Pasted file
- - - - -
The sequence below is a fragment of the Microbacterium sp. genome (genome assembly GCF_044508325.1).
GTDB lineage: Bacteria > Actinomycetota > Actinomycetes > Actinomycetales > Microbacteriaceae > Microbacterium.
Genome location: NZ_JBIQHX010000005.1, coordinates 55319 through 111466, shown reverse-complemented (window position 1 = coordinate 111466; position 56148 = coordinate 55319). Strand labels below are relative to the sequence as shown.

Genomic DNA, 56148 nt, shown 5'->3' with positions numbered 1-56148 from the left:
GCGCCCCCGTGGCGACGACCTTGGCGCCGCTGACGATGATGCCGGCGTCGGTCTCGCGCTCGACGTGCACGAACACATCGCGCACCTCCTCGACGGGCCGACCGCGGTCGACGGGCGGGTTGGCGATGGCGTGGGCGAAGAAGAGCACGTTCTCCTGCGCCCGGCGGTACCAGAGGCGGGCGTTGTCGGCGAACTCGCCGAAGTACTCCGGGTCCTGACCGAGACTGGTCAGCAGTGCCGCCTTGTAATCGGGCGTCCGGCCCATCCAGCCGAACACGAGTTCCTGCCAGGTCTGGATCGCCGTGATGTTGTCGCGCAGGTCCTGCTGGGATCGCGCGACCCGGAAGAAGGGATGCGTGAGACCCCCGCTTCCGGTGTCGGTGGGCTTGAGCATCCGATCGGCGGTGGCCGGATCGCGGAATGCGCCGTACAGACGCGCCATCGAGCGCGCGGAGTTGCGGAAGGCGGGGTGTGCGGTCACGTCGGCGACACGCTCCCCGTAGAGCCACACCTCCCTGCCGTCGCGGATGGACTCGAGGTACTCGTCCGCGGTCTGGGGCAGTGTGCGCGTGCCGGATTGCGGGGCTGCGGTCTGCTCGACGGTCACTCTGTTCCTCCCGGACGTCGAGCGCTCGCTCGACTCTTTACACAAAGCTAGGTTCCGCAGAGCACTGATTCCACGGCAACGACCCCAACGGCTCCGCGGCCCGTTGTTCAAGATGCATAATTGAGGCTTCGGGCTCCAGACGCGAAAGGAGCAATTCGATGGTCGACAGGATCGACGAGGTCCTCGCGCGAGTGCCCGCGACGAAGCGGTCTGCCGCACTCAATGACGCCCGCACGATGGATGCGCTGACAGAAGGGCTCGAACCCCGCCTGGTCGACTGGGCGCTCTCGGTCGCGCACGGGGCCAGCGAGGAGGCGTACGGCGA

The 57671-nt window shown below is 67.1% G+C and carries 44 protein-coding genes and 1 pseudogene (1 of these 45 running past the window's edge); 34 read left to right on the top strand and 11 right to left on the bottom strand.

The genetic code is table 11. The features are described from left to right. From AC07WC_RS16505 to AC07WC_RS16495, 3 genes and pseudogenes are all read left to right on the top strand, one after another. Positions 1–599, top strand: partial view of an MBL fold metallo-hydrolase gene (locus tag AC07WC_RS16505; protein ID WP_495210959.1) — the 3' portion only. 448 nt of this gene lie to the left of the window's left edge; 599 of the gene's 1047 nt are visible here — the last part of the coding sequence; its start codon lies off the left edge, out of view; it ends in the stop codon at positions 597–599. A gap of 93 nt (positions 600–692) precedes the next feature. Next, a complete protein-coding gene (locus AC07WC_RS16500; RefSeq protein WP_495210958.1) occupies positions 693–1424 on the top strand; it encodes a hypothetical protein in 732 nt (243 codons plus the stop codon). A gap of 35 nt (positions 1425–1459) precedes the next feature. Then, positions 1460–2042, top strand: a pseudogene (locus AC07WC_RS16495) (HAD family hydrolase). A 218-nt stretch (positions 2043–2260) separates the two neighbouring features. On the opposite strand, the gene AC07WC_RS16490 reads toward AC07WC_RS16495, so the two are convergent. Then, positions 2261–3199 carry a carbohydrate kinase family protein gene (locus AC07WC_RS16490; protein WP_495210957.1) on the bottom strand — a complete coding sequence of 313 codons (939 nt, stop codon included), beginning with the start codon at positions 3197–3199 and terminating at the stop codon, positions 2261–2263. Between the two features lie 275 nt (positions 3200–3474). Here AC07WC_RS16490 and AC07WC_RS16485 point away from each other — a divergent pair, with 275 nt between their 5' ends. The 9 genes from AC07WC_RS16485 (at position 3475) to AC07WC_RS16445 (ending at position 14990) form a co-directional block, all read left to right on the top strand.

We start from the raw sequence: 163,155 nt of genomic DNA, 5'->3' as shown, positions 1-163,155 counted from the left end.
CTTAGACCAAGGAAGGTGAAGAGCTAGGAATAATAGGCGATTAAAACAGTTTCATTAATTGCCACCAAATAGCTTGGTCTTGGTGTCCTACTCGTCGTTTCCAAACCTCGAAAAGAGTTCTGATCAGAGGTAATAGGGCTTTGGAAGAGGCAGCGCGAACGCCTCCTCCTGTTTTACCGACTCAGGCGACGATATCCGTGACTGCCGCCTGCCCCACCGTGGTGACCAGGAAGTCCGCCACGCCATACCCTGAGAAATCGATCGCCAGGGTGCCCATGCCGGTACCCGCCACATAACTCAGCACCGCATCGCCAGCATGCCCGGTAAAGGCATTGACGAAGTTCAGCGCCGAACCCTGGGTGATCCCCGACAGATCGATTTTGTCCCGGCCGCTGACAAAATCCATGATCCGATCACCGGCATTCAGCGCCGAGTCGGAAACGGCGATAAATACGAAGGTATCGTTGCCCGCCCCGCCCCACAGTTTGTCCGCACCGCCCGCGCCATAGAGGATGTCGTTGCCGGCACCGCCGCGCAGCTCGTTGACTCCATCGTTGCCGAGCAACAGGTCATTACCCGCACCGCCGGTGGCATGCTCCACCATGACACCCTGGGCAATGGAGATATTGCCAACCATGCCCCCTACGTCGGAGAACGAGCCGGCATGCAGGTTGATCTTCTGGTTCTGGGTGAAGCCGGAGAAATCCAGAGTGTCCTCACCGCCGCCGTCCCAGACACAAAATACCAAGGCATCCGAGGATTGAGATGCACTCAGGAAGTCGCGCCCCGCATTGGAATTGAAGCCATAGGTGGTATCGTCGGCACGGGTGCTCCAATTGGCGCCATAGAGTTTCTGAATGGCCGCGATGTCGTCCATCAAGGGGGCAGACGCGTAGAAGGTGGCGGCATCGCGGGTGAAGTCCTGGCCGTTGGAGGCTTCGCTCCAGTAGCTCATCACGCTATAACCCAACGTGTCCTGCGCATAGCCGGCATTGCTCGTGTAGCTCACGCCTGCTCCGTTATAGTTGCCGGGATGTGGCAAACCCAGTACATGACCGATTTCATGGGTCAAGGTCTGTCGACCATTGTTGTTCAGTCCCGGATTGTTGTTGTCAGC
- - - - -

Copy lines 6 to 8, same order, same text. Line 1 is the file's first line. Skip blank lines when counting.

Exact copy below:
The 57671-nt window shown below is 67.1% G+C and carries 44 protein-coding genes and 1 pseudogene (1 of these 45 running past the window's edge); 34 read left to right on the top strand and 11 right to left on the bottom strand.

The genetic code is table 11. The features are described from left to right. From AC07WC_RS16505 to AC07WC_RS16495, 3 genes and pseudogenes are all read left to right on the top strand, one after another. Positions 1–599, top strand: partial view of an MBL fold metallo-hydrolase gene (locus tag AC07WC_RS16505; protein ID WP_495210959.1) — the 3' portion only. 448 nt of this gene lie to the left of the window's left edge; 599 of the gene's 1047 nt are visible here — the last part of the coding sequence; its start codon lies off the left edge, out of view; it ends in the stop codon at positions 597–599. A gap of 93 nt (positions 600–692) precedes the next feature. Next, a complete protein-coding gene (locus AC07WC_RS16500; RefSeq protein WP_495210958.1) occupies positions 693–1424 on the top strand; it encodes a hypothetical protein in 732 nt (243 codons plus the stop codon). A gap of 35 nt (positions 1425–1459) precedes the next feature. Then, positions 1460–2042, top strand: a pseudogene (locus AC07WC_RS16495) (HAD family hydrolase). A 218-nt stretch (positions 2043–2260) separates the two neighbouring features. On the opposite strand, the gene AC07WC_RS16490 reads toward AC07WC_RS16495, so the two are convergent. Then, positions 2261–3199 carry a carbohydrate kinase family protein gene (locus AC07WC_RS16490; protein WP_495210957.1) on the bottom strand — a complete coding sequence of 313 codons (939 nt, stop codon included), beginning with the start codon at positions 3197–3199 and terminating at the stop codon, positions 2261–2263. Between the two features lie 275 nt (positions 3200–3474). Here AC07WC_RS16490 and AC07WC_RS16485 point away from each other — a divergent pair, with 275 nt between their 5' ends. The 9 genes from AC07WC_RS16485 (at position 3475) to AC07WC_RS16445 (ending at position 14990) form a co-directional block, all read left to right on the top strand.

We start from the raw sequence: 163,155 nt of genomic DNA, 5'->3' as shown, positions 1-163,155 counted from the left end.